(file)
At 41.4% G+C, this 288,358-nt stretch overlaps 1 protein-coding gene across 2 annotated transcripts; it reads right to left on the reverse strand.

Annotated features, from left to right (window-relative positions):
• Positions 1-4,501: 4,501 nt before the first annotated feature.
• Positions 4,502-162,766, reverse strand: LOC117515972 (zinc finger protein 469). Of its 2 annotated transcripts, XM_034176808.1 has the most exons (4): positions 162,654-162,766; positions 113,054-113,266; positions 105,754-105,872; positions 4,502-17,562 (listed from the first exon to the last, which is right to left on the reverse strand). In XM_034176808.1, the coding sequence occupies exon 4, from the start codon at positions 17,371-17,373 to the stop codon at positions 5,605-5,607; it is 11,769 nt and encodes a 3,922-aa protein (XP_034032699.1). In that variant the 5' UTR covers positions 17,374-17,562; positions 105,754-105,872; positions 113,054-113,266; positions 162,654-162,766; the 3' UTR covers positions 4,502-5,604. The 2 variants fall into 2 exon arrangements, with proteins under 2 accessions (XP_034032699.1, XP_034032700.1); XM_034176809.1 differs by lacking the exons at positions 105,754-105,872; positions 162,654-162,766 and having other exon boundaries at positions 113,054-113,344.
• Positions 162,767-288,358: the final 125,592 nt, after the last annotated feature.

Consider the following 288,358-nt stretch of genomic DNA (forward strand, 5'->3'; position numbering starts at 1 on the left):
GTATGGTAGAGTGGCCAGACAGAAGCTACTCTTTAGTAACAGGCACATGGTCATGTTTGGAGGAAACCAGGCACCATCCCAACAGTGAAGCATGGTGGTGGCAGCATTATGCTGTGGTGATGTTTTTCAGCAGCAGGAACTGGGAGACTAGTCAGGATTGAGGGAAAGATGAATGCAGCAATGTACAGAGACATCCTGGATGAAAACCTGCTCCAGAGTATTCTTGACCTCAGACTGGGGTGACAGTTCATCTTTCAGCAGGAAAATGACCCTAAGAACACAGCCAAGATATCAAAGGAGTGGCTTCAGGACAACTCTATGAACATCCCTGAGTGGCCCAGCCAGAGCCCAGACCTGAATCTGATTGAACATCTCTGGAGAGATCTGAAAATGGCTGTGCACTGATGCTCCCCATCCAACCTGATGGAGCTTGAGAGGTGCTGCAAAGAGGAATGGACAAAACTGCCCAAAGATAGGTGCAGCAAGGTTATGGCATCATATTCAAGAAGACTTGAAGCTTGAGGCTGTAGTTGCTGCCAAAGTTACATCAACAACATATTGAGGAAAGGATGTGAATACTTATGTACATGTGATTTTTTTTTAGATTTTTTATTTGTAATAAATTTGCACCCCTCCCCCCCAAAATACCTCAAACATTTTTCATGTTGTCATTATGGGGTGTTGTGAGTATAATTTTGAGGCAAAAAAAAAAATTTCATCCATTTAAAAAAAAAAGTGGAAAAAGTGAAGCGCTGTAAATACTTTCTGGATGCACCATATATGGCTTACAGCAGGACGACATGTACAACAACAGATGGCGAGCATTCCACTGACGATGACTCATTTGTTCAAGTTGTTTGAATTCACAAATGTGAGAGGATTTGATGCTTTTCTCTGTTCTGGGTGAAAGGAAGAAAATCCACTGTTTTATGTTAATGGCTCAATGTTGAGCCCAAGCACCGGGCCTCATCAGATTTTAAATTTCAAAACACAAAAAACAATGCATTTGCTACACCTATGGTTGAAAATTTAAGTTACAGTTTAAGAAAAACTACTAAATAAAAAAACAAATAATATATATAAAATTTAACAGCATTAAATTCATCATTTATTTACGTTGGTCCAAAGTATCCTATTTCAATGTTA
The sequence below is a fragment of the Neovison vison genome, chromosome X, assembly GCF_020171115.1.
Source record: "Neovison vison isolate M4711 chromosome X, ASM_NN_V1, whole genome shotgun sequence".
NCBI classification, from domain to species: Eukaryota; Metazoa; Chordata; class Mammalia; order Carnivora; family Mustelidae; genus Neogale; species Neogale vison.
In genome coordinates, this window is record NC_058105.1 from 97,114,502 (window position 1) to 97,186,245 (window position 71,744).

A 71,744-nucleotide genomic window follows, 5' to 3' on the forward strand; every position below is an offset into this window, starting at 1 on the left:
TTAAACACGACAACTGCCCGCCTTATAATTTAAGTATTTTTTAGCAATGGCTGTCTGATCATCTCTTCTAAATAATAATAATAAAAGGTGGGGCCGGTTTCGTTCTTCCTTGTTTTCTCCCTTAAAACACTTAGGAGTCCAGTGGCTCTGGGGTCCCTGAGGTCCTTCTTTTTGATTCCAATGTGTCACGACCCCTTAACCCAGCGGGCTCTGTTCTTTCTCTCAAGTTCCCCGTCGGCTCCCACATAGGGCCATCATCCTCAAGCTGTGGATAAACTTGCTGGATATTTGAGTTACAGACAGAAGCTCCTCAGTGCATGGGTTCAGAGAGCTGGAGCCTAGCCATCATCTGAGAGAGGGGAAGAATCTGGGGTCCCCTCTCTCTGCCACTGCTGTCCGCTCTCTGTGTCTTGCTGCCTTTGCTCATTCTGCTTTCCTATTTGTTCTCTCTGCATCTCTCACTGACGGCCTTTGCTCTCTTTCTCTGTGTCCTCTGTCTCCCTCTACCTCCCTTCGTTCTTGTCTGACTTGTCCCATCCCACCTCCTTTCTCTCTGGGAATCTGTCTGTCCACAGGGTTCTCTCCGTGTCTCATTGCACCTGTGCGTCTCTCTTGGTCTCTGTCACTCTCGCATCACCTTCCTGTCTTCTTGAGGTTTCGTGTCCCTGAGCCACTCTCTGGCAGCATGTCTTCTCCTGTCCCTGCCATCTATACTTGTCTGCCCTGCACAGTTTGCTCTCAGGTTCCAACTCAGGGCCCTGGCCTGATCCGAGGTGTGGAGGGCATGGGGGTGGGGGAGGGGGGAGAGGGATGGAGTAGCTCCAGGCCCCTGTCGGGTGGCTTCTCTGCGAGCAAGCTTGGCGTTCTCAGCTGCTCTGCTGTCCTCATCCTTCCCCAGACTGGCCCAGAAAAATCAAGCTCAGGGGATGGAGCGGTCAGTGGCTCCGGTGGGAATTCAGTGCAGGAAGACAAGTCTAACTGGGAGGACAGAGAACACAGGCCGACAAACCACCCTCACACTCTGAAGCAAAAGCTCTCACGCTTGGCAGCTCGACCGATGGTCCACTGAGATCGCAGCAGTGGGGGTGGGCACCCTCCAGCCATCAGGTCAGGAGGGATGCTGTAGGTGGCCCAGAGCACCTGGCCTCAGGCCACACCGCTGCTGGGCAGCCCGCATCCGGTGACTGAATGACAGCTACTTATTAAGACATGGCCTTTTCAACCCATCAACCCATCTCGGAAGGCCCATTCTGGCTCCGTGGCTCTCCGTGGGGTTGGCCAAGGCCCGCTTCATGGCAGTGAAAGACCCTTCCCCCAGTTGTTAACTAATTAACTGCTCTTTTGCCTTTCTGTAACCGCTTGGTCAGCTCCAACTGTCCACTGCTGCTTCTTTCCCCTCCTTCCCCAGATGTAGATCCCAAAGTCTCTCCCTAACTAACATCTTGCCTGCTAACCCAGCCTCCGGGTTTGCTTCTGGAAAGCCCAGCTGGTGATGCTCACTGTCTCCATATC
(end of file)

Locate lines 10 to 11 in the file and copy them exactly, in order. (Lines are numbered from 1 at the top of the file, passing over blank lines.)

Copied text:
NCBI classification, from domain to species: Eukaryota; Metazoa; Chordata; class Mammalia; order Carnivora; family Mustelidae; genus Neogale; species Neogale vison.
In genome coordinates, this window is record NC_058105.1 from 97,114,502 (window position 1) to 97,186,245 (window position 71,744).